Youth Softball: Gia Felice does it all

Gia Felice

Gia Felice bubbled with excitement as she talked about her performance in the Premier Girls Fastpitch (PGF) Softball National Tournament from July 24 to 31 in Irvine. A sixth-grader at Southside School, Felice hit a robust .643 in the tournament playing for the Salinas Storm, the second best average among all players in any age division.
The 4-foot-10, 85-pound Felice also played well defensively at shortstop and center field. Playing on the 10-and-under team, Felice went 9 for 14 in four games for a Storm team that finished 2-2, good for 11th place out of 32 teams.
“It was a blast,” Felice said. “I had a lot of fun playing against the best competition. It was the best I’ve ever played in a big tournament.”
The tournament marked the end of the summer softball season for Felice, who then went straight to the soccer field playing as a midfielder for the Hollister Tremors 13-and-under club team. Having started both sports at roughly the same age, Felice enjoys soccer and softball equally along with another love: running.
At a middle school track meet in Morgan Hill on May 8, Felice won the 100 and 200-meter races.
“I really like running and I’m going to do track once I’m in high school,” she said. “I’m more of a sprinter than a distance runner.”
Felice excels in the classroom as well, having earned straight A’s throughout her schooling. That’s no small feat considering Felice is plenty busy balancing academics and sports year-round. Felice grew up hitting right-handed but was turned around by her father, Salvatore, who made the decision after Gia started knocking around balls into their neighbors’ yards.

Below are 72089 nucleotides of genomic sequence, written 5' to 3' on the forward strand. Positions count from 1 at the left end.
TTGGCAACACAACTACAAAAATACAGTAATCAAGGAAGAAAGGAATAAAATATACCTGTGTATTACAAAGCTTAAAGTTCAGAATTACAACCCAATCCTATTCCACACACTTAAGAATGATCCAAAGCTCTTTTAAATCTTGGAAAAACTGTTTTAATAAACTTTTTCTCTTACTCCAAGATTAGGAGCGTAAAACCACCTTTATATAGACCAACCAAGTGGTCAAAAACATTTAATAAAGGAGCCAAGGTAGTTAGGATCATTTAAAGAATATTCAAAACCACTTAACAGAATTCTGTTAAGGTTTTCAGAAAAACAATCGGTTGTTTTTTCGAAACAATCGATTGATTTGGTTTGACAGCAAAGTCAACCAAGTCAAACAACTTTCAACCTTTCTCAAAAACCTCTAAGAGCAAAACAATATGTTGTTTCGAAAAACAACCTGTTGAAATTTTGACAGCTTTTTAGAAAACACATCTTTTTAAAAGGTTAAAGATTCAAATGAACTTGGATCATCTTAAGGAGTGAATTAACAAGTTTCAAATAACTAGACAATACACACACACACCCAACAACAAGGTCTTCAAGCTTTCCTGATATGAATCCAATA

“We were living in Ridgemark at the time and had a small back yard, and hitting right-handed Gia would knock balls into people’s yards and swimming pools,” he said. “One time she broke a fence plank, so I turned her to hit left-handed when she was 6.”
Left-handed hitters in softball can be downright dangerous, especially if they possess speed. When players slap at the ball, they’ve already taken a couple of steps out of the batter’s box to get a jump start toward first base. Felice has become a potent slap hitter ever since she started working with former San Benito High coach Scott Smith, who gives lessons at Blackjacks.
“Every lesson Scott gives me is the best lesson,” she said. “Scott is the best; he made me work so I’d be mentally strong. He works on everything with me: slap hitting, power slap, butcher boy.”
Butcher boy is the term used for a swinging bunt, in which the batter squares as if to attempt a sacrifice bunt, then pulls the bat back slightly and swings at the pitch.
“I try to practice as much as I can because I know practice does pay off,” she said. “I’ve noticed my hitting and defense has gotten better this summer, and it’s fun to see.”
Felice uses her speed to excel in softball and soccer. Felice loves running, which benefits her on the pitch in the latter stages of a game when players get fatigued.
“It’s really fun for me to run and track down balls in the outfield,” she said. “And I really like soccer a lot because of all the running. The more running, the better.”

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